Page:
Take the 2-minute tour ×
Stack Overflow is a question and answer site for professional and enthusiast programmers. It's 100% free, no registration required.

When I run a 221 line .csv file -- parsed with clojure-csv -- into this function

(defn test-key-inclusion
    "Accepts csv-data param and an index, a second csv-data param and an index,
     and searches the second csv-data instances' rows (at index) to see if
     the first file's data is located in the second csv-data instance."

    [csv-data1 pkey-idx1 csv-data2 pkey-idx2 lnam-idx fnam-idx]

    (reduce
        (fn [out-log csv-row1]
            (let [cmp-val (nth csv-row1 pkey-idx1 nil)
                  lnam (nth csv-row1 lnam-idx nil)
                  fnam (nth csv-row1 fnam-idx)
                  temp-rc (first (key-pres? cmp-val pkey-idx2 csv-data2))]

            (concat out-log (sorted-map cmp-val (vector lnam fnam)))))
         {}
         csv-data1))

and then print the result, everything's fine.

If I run a 2672 line .csv file -- also parsed with clojure-csv -- through the function above and then try to print it, I get a stack overflow error -- Exception in thread "main" java.lang.StackOverflowError

So my questions are:

1) Should wrapping the call to this function inside lazy-seq cure my problem?

2) I don't want a list, so will wrapping the lazy-seq call inside a vec turn my sequence back into a vector without realizing the whole sequence in memory, that is make the lazy-seq un-lazy again?

Thank you.

share|improve this question
    
do you want concat or merge? concat doesn't make much sense - you could map rather than reduce. reduce itself is lazy. i am very confused by this question... –  andrew cooke Apr 12 '12 at 22:24
    
I want to take a bunch of csv rows, and return them -- reduced in column width -- to the same kind of data parsed by clojure-csv. I used concat instead of conj so the null row would be last. –  octopusgrabbus Apr 12 '12 at 22:28
    
so why are you using reduce rather than map? it sounds like what you are going to end up with is rewriting map inside reduce (which is possible - reduce is more general - but not a good idea). –  andrew cooke Apr 12 '12 at 22:33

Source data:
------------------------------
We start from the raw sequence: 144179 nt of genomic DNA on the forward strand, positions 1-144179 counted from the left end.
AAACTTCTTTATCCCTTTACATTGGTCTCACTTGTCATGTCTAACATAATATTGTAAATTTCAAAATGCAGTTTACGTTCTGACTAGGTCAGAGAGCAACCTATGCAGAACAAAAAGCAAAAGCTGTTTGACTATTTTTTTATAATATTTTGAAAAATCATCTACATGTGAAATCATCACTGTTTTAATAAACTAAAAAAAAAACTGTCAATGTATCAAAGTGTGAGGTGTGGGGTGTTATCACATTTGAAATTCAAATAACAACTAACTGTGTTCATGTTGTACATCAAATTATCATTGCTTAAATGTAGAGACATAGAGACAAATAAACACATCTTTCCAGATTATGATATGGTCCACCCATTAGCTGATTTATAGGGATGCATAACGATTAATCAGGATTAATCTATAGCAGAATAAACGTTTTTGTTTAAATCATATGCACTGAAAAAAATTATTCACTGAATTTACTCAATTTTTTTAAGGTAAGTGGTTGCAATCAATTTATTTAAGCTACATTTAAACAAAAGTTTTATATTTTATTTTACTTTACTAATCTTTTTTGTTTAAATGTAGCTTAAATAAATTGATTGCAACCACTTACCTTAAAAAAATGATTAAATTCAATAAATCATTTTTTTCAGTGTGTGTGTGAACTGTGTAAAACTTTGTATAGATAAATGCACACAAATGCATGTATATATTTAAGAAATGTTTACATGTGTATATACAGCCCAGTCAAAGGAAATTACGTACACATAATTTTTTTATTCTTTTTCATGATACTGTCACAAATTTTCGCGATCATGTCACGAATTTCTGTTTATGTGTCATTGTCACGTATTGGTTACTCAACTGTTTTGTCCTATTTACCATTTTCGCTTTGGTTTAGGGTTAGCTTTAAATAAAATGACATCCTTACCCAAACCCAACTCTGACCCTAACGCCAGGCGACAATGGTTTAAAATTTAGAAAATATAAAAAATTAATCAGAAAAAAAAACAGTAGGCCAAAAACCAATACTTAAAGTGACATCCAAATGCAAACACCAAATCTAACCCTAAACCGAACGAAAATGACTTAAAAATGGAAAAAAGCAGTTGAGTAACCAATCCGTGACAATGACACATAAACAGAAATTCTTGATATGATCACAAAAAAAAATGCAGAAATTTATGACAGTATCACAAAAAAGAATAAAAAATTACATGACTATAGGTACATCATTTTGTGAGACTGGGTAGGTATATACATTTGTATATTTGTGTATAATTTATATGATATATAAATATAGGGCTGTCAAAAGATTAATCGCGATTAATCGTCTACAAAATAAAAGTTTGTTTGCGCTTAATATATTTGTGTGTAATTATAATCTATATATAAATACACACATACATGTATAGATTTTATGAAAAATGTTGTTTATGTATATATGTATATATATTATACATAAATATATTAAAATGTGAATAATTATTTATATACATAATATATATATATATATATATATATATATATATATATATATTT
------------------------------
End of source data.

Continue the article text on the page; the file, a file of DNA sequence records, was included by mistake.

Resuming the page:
I've never been able to get map to work in some of these situations; reduce always has worked. I may wind up going back and using it. –  octopusgrabbus Apr 12 '12 at 22:35

1 Answer 1

up vote 3 down vote accepted

1) i expect that making the sequence lazy not to help because print will evaluate realize it before printing it. instead try doseq or (map print my-seq) to print it in smaller chunks.

2) yes wrapping it in vec will give you what you want :) though wrapping your reduce with an into would keep it a vector the whole time. ie: (reduce into [] [[1] [2] [3]] ) --> [1 2 3]

  (into out-log (sorted-map cmp-val (vector lnam fnam)))))
share|improve this answer
    
Thanks. You're correct. println realized a lazy-seq into memory (interim code since I posted) and I got the same stack overflow error. My original goal was to keep the output as a map and then print it out, but I'll live without the map, given the output of the function will be written to a file anyway. –  octopusgrabbus Apr 12 '12 at 22:52
    
into also does maps :) (into and update-in are my "functions of the week") –  Arthur Ulfeldt Apr 12 '12 at 23:30

Your Answer

 
discard

By posting your answer, you agree to the privacy policy and terms of service.

Not the answer you're looking for? Browse other questions tagged or ask your own question.